I’m Steven S. Long, a writer and game designer. I’ve worked primarily in the tabletop roleplaying game field for the past twenty years, during which time I’ve written or co-written nearly 200 books. I’m probably best known for my work with Champions and the HERO System, but I’ve worked for many other RPG companies including Last Unicorn Games, Pinnacle Entertainment Group, Decipher, and White Wolf.

In the past few years I’ve branched out into writing fiction as well. In addition to my perpetually-in-revisions first novel, I’ve written a lot of short stories, of which about a dozen have been published (or are due for publication in the near future). You can find some of them in other Seventh Star anthologies such as the Chimerical World books and The End Was Not The End.

Lastly, I recently completed my first major non-fiction book:  Odin:  The Viking All-Father, for Osprey Publishing’s “Myths and Legends” line. It’s slated for release in late 2015.

You can find out more about me and what I’m up to at www.stevenslong.com.

 

I’m Steven Grassie, author of “The Masterless”. You can see what else I’ve had published over the last year and a half at http://www.stevengrassie.com.

 

Laura Anne Ewald (LauraAnneEwald.com & LAEindexing.com)

I am a former librarian turned freelance writer, editor, public speaker, and indexer. An eclectic scholar with degrees in classical studies, drama, library science, and organizational communication, I find my writing to be as diverse as my academic background, though it is likely that romance will find its way into any story I write, no matter what the genre. I think my greatest asset as a writer is my theater experience: I have done some 50+ shows in college and various community theaters and was a technical theater major, so I know set design, lighting, properties, blocking, etc., and how they contribute to a story. I tend to both “set the stage” and create the “cast of characters” for each story before running the scenes in my head.

My book titles include The Stars of Dreams and The Stars of Home (the first two books in my science fiction series, The Commonwealth Chronicles), A Chance for Life (a contemporary romance), and two novellas, Derry’s Hope (science fiction) and Voices in the Night (contemporary paranormal). All are available at Amazon.com. My newest title, Words to Love By (July 2014), is a contemporary romance.

 

Tell us a little about your story in Hero’s Best Friend.

 

S.H. Roddey: Look What the Cat Dragged In was an experiment in “what if?” that went a little far into left field. It’s a contemporary murder mystery told almost entirely from the point of view of a talking tuxedo cat named Miko. After he brings a human foot into his human’s house, he finds himself trying to prove his woman isn’t the killer.

I used to have a tuxedo cat who would bring me gifts (some of them still wiggling). While his name wasn’t Miko (we called him “Cat”. He was a stray that wandered up and decided to live with us), the cat in the story very much embodies the personality of my beautiful Cat.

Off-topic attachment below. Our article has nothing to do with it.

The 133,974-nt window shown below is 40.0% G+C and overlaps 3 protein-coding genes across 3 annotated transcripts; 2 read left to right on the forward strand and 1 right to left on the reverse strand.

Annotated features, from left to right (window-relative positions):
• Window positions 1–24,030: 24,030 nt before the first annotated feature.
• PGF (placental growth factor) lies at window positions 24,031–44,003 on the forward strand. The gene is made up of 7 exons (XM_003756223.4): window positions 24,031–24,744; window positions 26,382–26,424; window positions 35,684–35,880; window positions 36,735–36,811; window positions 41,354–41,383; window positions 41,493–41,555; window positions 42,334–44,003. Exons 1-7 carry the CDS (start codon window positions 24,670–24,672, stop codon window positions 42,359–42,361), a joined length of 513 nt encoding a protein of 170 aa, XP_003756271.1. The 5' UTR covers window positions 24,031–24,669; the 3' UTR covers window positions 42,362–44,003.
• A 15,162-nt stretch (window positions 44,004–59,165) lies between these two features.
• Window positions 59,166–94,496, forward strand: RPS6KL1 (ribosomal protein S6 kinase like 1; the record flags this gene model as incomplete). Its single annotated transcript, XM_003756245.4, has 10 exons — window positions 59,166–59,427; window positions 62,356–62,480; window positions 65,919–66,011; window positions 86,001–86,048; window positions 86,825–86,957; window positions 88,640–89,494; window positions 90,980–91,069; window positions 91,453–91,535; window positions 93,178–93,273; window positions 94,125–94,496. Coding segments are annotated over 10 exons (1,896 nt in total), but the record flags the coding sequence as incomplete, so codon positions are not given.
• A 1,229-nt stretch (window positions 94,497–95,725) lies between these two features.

Steven S. Long: My story is “The Wolf Sentinel.” It’s about Greylord, an aging wolf who’s been driven from his pack and doesn’t expect to live much longer. He comes across an injured human — Vorgath the Warlock, one of the main characters in the novel I mentioned above — and adopts him as his new “pack.” He helps Vorgath survive long enough to heal up and complete an important mission.

 

Steven Grassie: Kojima is a rōnin, a disgraced and masterless samurai; his dog Shiro is an akita, as loyal to his master as his master is to him. These friends get caught up in a series of events that test their skills and endurance to their limits. The story is essentially one of redemption, and it also turns out to be the last of the heroes’ many adventures together…

I myself am the proud owner of two akitas, and I’ve long been fascinated by the breed’s history and their connection with the samurai and the Japanese ruling elite. And come on, who doesn’t think the samurai were pretty cool? Hero’s Best Friend gave me the opportunity to write a story about both types of warrior: one human and one canine.

 

Laura Anne Ewald: “Memorandum” was actually inspired by the Disney movie, The Three Lives of Thomasina (1963), one of my all-time favorite Disney flicks. It is a movie I grew up with and for years played with in my imagination. Then when I became a sci fi fan, my imagination went a little further: What if the character, Lori McGregor, was neither a witch nor just “a bit weird?” What if she was really an alien? And what if Thomasina was more than just a house cat? (Don’t you just love those “what if” exercises?)

“Memorandum” started out as simply “The Witch” (the first half of the story), which I wrote for a short story writing assignment in college, but later I thought, “Why not take this all the way?” Thus was born Dr. Mroweo Hsstu’s testimony, which will someday be augmented by “the rest of the story” as told by Dr. Reni Lira’s, the “human” character. I have no idea when the novel-length manuscript will be written, but when it is, it will become Book 3 in my Commonwealth Chronicles.

 

What animal characters in fiction are your favorite?